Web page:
During the course of discovery in the instant case, the Shulers obtained a copy of the 911 call – it was among the 2-3 discovery requests the prosecution actually produced, and Shuler didn’t get it until almost the trial date – and the call came from Josh Davis, a case manager at Burrell Behavioral Health, with Kathryn Mays, a social worker, whispering instructions in his ear. Roger Shuler had nothing to do with the 911 call, and he never made a threat re: cops or anyone else to a member of his family – contrary to the hearsay testimony presented by multiple prosecution witnesses in this case.
As for the important element of materiality, here are details about that, from the Motion to Vacate:
Harrison’s statement clearly was false, with intent to deceive the court, and it was material. The other three cop-witnesses also testified in some fashion, via hearsay, about such threats from Roger Shuler, and two of them – Debi Wade and Jeremy Lynn – stated at trial that they were present for the Shulers’ eviction only because of a “threat” Roger Shuler never made and/or a 911 call he never placed. Carol Shuler wound up falsely accused of “assaulting” Jeremy Lynn, but he was only there because of Scott Harrison’s bogus 911 story. Debi Wade went on to falsely testify that Carol Shuler charged into her “like a bull” – a canard even prosecutors apparently did not believe because they did not charge Carol with it.
Also, Wade falsely testified that Carol flailed around in the back seat of a patrol car – even though Carol was seat-belted – suggesting Carol produced a comminuted fracture (broken in more than two places), a feat that likely is physically impossible and has never happened in human history. This was not a hairline fracture of the arm; it was about as bad a trauma-induced break as is found in medicine. Bottom line: The officer who falsely claimed Carol Shuler assaulted him and the officer who authored a bogus Probable Cause Statement on the subject were only present at the Shulers’ eviction because of Scott Harrison’s phony 911 story. It’s very likely Harrison’s perjury is the reason Carol Shuler was found guilty of an offense even the “victim” (Jeremy Lynn) admits she did not commit.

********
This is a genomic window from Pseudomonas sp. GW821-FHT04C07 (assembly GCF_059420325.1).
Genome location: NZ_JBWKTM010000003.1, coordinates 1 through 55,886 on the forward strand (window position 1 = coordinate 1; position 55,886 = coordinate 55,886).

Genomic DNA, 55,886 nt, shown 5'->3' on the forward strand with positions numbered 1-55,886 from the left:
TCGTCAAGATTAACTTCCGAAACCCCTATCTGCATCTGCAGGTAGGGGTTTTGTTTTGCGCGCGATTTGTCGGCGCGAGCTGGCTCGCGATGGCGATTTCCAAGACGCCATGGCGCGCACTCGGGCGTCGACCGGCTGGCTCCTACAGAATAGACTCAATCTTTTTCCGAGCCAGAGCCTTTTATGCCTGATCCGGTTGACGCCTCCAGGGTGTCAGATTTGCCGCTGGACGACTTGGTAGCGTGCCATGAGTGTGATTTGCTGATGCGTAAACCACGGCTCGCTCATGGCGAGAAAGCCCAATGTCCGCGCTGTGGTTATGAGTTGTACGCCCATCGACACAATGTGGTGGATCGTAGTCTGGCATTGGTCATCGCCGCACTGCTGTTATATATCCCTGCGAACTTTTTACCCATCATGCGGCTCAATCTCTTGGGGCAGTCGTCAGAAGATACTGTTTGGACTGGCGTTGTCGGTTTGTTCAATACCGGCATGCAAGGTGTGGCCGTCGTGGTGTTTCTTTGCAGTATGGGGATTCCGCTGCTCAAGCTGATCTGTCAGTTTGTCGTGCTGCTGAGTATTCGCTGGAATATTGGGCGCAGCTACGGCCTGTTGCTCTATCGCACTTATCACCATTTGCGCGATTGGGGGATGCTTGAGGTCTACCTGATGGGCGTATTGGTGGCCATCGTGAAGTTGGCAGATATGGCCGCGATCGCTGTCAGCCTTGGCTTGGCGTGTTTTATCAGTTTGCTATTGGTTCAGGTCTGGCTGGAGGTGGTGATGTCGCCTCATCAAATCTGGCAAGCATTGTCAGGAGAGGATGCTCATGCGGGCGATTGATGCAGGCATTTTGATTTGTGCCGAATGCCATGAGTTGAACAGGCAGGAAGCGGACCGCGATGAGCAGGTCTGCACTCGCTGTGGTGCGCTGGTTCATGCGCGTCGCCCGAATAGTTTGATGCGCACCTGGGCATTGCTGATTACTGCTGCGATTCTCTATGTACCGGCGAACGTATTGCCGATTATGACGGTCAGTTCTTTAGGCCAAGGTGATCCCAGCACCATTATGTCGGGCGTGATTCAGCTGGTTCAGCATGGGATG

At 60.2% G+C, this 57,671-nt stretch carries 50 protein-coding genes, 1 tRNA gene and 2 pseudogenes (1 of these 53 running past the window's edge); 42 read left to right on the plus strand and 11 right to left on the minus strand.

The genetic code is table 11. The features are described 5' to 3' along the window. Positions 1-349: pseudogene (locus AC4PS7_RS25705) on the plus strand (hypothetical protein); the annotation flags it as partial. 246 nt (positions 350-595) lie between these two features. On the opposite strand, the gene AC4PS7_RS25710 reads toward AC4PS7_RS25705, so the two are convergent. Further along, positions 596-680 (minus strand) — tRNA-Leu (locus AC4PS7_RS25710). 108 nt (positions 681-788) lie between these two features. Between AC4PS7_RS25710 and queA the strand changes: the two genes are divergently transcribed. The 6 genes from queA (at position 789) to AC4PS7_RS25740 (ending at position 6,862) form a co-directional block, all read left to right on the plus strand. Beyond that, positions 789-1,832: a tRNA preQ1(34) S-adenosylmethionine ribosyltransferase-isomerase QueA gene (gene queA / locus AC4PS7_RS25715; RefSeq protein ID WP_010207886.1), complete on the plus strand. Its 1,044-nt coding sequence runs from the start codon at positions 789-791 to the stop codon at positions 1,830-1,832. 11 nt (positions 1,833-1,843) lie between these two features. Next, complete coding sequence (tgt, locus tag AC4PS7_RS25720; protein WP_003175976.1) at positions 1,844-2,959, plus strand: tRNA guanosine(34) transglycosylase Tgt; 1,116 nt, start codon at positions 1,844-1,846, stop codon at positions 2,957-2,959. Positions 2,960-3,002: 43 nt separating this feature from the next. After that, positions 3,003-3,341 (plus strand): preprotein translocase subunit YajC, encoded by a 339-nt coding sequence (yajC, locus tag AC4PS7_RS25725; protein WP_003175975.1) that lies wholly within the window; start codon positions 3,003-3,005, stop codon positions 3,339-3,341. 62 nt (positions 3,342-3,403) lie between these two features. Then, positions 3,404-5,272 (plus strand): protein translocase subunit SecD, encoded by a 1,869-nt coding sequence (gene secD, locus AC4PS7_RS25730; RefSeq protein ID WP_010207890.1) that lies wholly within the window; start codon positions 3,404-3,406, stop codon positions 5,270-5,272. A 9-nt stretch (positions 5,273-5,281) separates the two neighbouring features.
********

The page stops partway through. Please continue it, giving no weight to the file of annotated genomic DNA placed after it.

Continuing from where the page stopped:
Let's drive this point home because it's important: The officer who falsely claimed Carol assaulted him (Jeremy Lynn) and the officer who wrote a false Probable Cause Statement on the subject (Debi Wade) stated under oath that they were only present because of Scott Harrison's phony 911 story.
|X-ray of comminuted fracture|
in Carol Shuler's left arm.
Do courts view perjury during a criminal trial as a serious matter? On paper, they sure do? What impact can a finding of perjury have on a verdict? On paper, it can turn the results upside down.
How could Scott Harrison's perjury affect the judgment in Carol's case? We will examine that subject in an upcoming post.
And what about the Missouri Attorney General's Office? That likely is where a case of suspected perjury should be reported. Do they take it seriously?We have our doubts, but we intend to find out.
(To be continued)